American Legal History

History 280D.002

Spring 2015
C. L. Tomlins
Selznick Seminar Room, 2240 Piedmont Avenue
Day & Time: 
Tu 2-5P
American Legal History is a reading and discussion seminar.  It is also the Jurisprudence and Social Policy Program Law and History Foundation Seminar.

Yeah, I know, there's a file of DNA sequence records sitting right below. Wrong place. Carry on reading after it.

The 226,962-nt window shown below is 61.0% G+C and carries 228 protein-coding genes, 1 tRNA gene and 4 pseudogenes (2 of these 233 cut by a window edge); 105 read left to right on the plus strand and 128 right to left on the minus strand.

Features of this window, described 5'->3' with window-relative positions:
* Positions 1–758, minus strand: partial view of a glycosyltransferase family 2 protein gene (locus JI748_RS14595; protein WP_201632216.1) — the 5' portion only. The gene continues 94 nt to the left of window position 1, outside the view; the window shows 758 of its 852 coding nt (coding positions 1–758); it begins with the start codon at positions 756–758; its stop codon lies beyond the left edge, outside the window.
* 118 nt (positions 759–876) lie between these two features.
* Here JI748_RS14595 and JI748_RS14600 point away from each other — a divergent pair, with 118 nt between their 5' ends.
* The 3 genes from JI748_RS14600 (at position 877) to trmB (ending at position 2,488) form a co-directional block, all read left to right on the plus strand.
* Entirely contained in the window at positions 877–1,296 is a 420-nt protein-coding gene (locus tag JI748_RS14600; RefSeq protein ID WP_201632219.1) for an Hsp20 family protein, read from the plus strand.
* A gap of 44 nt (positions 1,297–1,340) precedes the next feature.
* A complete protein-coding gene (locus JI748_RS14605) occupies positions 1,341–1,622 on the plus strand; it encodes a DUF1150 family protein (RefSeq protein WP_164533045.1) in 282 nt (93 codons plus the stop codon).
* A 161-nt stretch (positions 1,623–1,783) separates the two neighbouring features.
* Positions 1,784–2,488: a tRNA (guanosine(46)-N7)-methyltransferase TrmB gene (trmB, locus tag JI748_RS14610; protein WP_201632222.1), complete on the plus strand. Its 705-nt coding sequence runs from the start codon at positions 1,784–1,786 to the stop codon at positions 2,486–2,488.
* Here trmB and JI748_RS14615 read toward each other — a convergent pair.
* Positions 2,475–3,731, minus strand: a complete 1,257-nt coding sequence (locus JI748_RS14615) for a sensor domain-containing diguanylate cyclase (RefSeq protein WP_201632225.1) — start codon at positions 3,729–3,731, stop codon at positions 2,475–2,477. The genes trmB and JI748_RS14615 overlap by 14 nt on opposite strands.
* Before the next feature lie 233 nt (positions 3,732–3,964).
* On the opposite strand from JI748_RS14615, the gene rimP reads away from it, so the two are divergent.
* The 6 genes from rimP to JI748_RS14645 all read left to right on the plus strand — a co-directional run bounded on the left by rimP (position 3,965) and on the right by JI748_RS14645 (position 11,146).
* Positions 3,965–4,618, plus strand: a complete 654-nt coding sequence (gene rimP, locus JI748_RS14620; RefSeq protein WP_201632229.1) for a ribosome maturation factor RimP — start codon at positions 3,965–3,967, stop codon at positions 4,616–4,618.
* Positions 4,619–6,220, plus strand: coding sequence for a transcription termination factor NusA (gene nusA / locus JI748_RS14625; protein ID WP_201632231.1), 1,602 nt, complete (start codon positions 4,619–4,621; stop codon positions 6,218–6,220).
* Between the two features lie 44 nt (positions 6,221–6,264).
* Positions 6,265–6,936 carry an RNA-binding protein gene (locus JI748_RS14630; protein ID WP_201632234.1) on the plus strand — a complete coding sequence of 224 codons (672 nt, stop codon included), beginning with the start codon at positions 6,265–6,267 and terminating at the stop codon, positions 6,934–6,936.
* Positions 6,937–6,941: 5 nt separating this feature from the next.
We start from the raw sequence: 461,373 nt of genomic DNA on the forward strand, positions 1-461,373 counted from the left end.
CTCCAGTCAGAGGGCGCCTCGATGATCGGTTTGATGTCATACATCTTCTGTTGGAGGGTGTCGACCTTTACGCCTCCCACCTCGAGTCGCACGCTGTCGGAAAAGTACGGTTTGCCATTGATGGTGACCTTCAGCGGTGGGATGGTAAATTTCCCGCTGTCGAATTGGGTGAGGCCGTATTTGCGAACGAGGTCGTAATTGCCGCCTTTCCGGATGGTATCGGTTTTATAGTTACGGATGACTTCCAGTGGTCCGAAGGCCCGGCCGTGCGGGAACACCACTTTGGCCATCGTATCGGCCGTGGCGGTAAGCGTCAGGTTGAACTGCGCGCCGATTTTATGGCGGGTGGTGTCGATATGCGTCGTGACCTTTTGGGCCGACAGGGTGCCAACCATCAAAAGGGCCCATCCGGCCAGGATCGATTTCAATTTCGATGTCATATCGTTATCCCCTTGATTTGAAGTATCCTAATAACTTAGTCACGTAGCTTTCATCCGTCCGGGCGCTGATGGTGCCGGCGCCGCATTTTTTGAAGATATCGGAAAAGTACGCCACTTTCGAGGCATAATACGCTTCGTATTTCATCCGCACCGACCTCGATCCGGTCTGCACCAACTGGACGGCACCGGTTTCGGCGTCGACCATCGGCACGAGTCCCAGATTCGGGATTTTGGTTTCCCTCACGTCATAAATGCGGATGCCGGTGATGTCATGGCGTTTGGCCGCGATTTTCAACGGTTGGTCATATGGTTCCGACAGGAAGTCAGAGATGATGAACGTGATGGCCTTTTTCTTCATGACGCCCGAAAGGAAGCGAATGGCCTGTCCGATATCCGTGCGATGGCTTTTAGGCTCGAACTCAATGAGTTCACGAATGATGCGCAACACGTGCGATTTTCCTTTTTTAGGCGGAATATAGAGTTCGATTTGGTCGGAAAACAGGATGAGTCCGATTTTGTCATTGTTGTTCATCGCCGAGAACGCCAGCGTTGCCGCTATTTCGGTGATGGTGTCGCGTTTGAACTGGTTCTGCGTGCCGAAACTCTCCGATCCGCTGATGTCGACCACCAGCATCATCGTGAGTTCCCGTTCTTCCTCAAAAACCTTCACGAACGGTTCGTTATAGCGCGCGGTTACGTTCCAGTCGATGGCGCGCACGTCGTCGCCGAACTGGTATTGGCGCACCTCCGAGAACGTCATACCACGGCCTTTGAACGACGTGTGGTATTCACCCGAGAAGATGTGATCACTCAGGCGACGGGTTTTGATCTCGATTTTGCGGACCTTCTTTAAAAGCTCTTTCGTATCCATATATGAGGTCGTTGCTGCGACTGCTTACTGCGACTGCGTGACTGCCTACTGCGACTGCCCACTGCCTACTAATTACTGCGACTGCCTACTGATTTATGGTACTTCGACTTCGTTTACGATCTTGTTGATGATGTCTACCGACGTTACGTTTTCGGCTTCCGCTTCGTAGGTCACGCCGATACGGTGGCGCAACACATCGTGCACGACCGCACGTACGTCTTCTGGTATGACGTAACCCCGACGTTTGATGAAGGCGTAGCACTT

Considered as a field of study, legal history is as much history as it is law, and history is primarily a discipline of the book.  For this reason I have chosen to make this a course that focuses on books, particularly books about the nineteenth and twentieth centuries.  Our goal will be to achieve a thorough and complete grounding in American legal history’s formative literatures by reading a wide selection of the field’s best work, ranging from the classics that have structured the field, stirred controversy and inspired generations of scholars (like James Willard Hurst’s Law and the Conditions of Freedom and Morton Horwitz’s Transformation of American Law), to the best work of the current generation (like Laura Edwards’ The People and their Peace and William Novak’s The People’s Welfare), to notable recent work by younger scholars (like Margot Canaday’s The Straight State and Ken Mack’s Representing the Race).  Our objective will be not only to accumulate considerable knowledge of American legal history, but also to examine the very different ways in which historians have chosen to write the history of American law (and the very different subjects they have considered appropriate to write about).